The egg is on the small side but this is to be expected for the first ones, they will start to develop into slightly larger eggs with harder shells as they get into a good routine.

the egg
The egg!

After giving the chooks some treats including worms 2 days previous I was hoping to have won them over into laying. After cleaning the coop out and putting on a feast of treats including some rocket and spinach, Apollo began to settle into one of the nesting areas.

She was making some noises I had not heard and making an effort to nest. This had me interested. Not wanting to disturb her I went about my chores, checking in on them every now and then.

Once Apollo had jumped down for breakfast, I took the opportunity to check her nest..

Finally, an egg!

Cooking my first egg

Feeling chuffed with the first egg the original plan was to have soldiers and eggs. However, the egg was not very big, so I decided to add it to my meal of home made baked beans & chips. There was not much egg white, but a very good sized yolk. Again, I’m putting this down to it being the first one and they will get better over the next few weeks.

How did it taste

Awesome, the egg yolk was a golden yellow and was very tasty indeed. Rich with flavor and smooth consistency. I am looking forward to the next ones already. These ladies should be pumping out as much as 2 each per day!

Escaped chicken, I thought one had been eaten by a fox!

A near miss, I was worried for a short while though. As the sun went down and the chickens went to roost I had not seen them in around 1 hour. Their usual routine is to roost early on. As it was dark, I decided to get my torch to check they were both in the chicken coop.

Upon shining the light in, I could only see one chicken… After searching the garden, chicken coop and front garden I came to the conclusion she had either been stolen by a fox or wondered into a neighbours garden.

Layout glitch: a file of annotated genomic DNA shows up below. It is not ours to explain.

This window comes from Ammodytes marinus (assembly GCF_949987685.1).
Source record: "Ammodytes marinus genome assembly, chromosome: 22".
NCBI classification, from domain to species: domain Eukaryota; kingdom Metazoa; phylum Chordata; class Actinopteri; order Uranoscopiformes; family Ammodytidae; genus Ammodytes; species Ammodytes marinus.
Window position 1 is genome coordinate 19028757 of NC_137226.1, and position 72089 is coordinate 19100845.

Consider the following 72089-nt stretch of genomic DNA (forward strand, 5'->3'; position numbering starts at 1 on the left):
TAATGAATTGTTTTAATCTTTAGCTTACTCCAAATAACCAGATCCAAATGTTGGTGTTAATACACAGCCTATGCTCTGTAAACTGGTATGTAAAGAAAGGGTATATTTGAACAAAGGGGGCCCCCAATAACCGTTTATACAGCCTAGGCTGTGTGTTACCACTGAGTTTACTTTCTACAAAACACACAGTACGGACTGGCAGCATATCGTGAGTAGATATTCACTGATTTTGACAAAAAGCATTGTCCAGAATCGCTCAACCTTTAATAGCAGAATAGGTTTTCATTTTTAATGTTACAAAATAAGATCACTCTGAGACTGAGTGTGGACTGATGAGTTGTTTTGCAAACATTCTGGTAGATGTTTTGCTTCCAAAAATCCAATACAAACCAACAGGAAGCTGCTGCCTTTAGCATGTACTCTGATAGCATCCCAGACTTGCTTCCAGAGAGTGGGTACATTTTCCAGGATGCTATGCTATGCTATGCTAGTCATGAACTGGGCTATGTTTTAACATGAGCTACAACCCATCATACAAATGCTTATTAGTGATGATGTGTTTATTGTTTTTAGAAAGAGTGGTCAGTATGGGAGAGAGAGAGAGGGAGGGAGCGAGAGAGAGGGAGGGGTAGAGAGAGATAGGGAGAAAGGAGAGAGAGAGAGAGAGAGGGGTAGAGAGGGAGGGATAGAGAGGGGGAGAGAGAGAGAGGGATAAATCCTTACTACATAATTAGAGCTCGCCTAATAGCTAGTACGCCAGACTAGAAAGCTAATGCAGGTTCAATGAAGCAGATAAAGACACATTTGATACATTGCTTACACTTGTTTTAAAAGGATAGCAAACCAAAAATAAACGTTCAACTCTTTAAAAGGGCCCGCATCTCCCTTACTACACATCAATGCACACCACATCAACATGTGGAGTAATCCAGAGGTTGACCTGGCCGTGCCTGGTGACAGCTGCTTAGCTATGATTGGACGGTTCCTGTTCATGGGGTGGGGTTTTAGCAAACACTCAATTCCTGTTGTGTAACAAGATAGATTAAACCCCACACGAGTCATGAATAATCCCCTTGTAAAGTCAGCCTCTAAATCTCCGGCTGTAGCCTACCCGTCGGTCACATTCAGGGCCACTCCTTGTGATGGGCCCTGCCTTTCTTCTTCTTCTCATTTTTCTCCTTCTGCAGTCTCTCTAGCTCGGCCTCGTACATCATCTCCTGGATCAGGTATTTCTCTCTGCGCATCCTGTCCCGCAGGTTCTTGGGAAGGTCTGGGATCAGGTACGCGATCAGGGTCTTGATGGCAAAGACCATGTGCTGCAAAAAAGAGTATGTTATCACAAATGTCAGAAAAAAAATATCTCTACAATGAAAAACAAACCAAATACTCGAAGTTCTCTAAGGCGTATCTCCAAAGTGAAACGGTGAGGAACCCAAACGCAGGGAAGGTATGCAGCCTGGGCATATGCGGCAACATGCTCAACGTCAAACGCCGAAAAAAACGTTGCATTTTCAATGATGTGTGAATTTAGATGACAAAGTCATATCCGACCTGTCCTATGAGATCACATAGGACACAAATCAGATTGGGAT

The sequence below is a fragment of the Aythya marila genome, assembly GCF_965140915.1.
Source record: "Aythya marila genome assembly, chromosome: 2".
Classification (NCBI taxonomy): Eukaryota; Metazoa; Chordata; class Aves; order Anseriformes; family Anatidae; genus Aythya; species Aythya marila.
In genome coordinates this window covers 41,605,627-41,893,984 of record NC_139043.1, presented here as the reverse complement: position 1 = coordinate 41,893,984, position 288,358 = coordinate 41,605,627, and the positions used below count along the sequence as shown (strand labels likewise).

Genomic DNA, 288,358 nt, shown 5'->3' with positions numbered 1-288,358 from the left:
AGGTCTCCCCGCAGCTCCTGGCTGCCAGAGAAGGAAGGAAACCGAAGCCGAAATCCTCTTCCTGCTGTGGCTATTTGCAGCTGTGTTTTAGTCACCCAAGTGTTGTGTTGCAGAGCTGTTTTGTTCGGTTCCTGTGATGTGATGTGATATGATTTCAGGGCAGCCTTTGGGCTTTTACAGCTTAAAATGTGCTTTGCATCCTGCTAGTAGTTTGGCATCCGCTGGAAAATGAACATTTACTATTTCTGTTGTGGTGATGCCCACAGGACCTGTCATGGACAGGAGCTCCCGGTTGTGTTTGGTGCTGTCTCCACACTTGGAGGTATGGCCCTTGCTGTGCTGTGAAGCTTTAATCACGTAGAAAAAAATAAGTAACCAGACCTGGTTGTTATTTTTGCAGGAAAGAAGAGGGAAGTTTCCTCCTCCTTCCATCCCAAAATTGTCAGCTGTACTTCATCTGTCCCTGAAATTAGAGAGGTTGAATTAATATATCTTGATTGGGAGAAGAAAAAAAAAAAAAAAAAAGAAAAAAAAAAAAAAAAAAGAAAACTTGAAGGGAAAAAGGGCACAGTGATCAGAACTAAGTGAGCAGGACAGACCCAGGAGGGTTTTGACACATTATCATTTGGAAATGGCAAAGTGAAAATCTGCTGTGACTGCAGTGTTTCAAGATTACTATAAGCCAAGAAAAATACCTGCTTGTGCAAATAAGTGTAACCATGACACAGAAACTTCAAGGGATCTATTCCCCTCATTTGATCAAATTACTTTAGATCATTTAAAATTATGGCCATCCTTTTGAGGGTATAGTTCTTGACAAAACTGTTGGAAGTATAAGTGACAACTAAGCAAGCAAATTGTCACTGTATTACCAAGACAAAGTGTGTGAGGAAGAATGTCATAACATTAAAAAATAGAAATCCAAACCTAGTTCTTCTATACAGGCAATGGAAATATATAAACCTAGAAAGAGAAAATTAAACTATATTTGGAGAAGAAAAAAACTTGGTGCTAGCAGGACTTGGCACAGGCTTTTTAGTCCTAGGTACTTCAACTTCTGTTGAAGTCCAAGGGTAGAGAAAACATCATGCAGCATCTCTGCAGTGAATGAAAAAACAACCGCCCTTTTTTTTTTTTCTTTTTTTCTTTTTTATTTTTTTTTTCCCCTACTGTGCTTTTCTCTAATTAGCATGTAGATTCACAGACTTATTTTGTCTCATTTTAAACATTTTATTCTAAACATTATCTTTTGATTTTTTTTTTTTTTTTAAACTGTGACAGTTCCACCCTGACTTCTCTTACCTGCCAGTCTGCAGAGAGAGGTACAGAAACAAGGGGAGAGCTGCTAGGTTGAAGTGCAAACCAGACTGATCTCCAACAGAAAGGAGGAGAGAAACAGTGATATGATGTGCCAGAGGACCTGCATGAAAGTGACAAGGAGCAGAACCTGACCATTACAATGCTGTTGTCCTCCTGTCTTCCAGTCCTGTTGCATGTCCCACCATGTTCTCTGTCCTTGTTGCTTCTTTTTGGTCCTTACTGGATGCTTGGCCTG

Hoping for the best I decided to let my dog out and get ready to settle down myself.

Found by my dog

I currently have some freshly felled pine logs drying by my back door. As my dog went to go into the back garden she stopped by these logs. At first I though she was just smelling them, after she didn’t move for a minute or so I began to realise that it could be Giblets!

Ushering the pooch away from the logs I looked into the back of the logs I could see my good friend Giblets the elusive chicken! Baring in mind this chicken had barley set foot outside the shed, I was not expecting to find her settling in for the night in the logs around the corner from the coop!

Back in the chicken coop

Needless to say, I picked her up and got Giblets back into the coop. Apollo was had set up nest in one side already, hopefully sitting on another egg so Giblets was set to roost on the other side, again, hopefully she’s feeling like laying some time soon.

Foods they have been eating

I want to give Giblets and Apollo a good mix of foods, once they have their confidence up, im sure they will have majority of their fill on the bugs, larvae and leaves out there. Until then I am introducing them to the finer things in life.

Do chickens like worms

The best thing about living where I do for chickens is that its wet, and muddy! Perfect conditions for what seems to be one of their preferred treats, worms. During some gardening work I unearthed some worms, they did not last 2 seconds in the presence of Apollo and Giblets.

Needless to say they will be filling up on fresh worms from the garden very soon!

Do chickens like salads?

I had some left over salad that was about to turn. This would usually go into my compost bin but with my new chicken friends around, I figured I’d see if they like a but of salad (research had showed me they do).

After some confused pecks and figuring out, they were soon on the way to picking the salad leaves apart.

Do chickens like banana’s?

Banana’s are a great source of vitamins for chickens, they seem to prefer ones that are just going out of date or turning brown. Throwing a few slices in with my chickens feed proved to be an appreciated move and were soon gobbled up!

Even more nutritious and preferred by chickens are the skins according to my research. Boiled or steamed skins, then chopped up will apparently win over any chicken. I’ll be giving this a go and covering it in an article very soon

Did you know?

Everyone loves chicken! There’s nothing better than eating fried chicken with your bare hands like a true meat eater! Eating fried chicken in Gainesville, Florida, you have to eat fried chicken with your bare hands, eating it by any other way is illegal!